Bontrager Auto Service, Inc. v. Iowa City Board of Adjustment

748 N.W.2d 483 (2008)

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Bontrager Auto Service, Inc. v. Iowa City Board of Adjustment

Iowa Supreme Court
748 N.W.2d 483 (2008)

Facts

Shelter House Community Shelter and Transition Services (Shelter House) had operated a transient housing facility in Iowa City for twenty years and wanted to open an additional facility in another area of the city. The proposed location of the new facility was zoned intensive commercial, a designation that permitted transient housing by special exception. The Iowa City Code required the Iowa City Board of Adjustment (the board) (defendant) to make several findings before approving a special exception. One of the required findings was that the special exception would not substantially diminish or impair property values in the neighborhood. Shelter House applied for a special exception, and, after receiving a staff report recommending its approval, the board held a meeting at which thirty-seven individuals spoke. There was no expert testimony concerning property values; however, one person who lived near the existing Shelter House facility testified that property values in that neighborhood had not decreased. Several witnesses reviewed statistics indicating that arrest rates for residents of the existing Shelter House facility were lower than for residents of a mobile-home park near the proposed new location. Two witnesses testified that the existing Shelter House location caused no significant problems and that it had not increased traffic in the area. An urban planner presented national crime research indicating that property values did not necessarily decrease when a transient shelter was operated in a neighborhood. After it heard the public comments, the board approved the special exception. Bontrager Auto Service, Inc. (Bontrager) (plaintiff) and other neighboring landowners filed a petition for a writ of certiorari in the district court, asking the court to invalidate the board’s decision. Bontrager argued, among other things, that the board’s decision was not supported by substantial evidence. The district court found for Bontrager, reasoning that the board’s decision was not supported by substantial evidence. The board appealed.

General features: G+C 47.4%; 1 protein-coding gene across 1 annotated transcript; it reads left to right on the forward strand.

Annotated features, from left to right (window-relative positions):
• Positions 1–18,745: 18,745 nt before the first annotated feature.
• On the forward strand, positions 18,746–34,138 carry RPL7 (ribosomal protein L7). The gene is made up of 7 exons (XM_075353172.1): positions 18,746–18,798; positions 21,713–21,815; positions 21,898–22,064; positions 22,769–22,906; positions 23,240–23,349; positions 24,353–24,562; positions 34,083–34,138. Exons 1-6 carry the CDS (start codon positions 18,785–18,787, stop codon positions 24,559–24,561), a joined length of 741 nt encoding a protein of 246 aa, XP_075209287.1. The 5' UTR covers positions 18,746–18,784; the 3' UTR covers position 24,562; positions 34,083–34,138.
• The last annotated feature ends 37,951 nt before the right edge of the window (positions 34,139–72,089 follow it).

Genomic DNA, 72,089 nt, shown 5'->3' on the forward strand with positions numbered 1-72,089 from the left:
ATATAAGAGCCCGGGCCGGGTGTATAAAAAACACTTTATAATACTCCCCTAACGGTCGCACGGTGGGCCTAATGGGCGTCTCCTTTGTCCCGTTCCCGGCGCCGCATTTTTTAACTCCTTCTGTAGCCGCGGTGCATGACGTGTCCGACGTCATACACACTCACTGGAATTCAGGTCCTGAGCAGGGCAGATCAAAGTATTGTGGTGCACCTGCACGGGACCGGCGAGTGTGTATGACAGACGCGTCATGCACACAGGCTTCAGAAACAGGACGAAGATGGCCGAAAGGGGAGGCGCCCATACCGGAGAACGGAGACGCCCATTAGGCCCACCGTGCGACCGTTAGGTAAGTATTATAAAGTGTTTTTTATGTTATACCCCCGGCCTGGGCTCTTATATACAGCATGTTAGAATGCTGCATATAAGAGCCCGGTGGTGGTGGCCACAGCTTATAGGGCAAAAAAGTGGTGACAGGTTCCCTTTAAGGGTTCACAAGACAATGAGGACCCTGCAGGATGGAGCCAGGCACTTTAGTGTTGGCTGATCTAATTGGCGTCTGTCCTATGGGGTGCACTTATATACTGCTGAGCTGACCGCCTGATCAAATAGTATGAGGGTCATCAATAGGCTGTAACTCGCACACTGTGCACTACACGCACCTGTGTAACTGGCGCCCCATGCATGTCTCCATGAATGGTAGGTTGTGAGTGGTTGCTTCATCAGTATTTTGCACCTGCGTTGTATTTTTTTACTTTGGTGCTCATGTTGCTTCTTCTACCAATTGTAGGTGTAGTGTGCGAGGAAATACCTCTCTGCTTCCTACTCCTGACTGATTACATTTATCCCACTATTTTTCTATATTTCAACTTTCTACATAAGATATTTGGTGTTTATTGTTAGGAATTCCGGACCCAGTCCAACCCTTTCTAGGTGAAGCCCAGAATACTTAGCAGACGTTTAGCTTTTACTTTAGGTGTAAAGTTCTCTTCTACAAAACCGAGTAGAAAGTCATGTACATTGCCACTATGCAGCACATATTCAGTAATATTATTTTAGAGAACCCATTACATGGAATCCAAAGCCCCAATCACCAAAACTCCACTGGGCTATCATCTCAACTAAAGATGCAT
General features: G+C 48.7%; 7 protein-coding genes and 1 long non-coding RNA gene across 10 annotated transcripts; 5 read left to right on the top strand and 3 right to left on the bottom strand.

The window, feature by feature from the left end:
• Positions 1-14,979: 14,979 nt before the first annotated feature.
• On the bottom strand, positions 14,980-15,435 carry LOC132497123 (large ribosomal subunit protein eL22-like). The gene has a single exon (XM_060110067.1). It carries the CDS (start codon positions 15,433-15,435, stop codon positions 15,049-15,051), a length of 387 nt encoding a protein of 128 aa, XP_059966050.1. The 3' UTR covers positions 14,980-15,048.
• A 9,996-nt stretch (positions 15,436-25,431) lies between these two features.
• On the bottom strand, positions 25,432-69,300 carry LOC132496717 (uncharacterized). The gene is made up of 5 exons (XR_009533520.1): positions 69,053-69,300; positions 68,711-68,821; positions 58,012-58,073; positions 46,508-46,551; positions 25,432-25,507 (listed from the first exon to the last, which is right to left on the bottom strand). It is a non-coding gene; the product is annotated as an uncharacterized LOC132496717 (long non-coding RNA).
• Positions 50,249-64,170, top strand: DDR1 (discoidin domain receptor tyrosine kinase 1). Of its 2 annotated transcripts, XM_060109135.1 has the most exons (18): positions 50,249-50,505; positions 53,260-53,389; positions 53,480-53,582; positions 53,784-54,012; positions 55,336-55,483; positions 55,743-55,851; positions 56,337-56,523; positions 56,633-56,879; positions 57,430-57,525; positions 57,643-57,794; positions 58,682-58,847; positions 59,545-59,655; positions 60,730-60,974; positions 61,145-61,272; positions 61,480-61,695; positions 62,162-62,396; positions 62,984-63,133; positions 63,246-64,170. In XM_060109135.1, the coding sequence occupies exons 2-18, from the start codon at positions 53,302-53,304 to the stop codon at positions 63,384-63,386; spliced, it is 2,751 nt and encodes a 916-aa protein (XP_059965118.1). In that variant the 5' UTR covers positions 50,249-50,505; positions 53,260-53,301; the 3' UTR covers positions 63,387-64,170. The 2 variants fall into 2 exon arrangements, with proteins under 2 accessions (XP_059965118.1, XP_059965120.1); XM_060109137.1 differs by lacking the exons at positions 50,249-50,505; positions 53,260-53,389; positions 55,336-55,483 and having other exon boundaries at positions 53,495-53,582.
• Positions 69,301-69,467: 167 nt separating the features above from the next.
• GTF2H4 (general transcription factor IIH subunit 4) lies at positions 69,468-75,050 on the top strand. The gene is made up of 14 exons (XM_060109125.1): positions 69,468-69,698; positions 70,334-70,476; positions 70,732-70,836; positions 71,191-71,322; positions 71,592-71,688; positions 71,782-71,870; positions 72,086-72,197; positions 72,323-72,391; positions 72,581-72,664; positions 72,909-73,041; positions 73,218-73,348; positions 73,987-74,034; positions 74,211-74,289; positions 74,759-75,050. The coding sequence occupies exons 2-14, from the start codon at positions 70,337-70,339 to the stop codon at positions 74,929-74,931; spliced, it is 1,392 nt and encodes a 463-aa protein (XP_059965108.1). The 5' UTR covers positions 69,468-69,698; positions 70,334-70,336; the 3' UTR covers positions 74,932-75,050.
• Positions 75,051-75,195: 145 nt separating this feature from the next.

Rule of Law

Issue

Holding and Reasoning (Ternus, C.J.)

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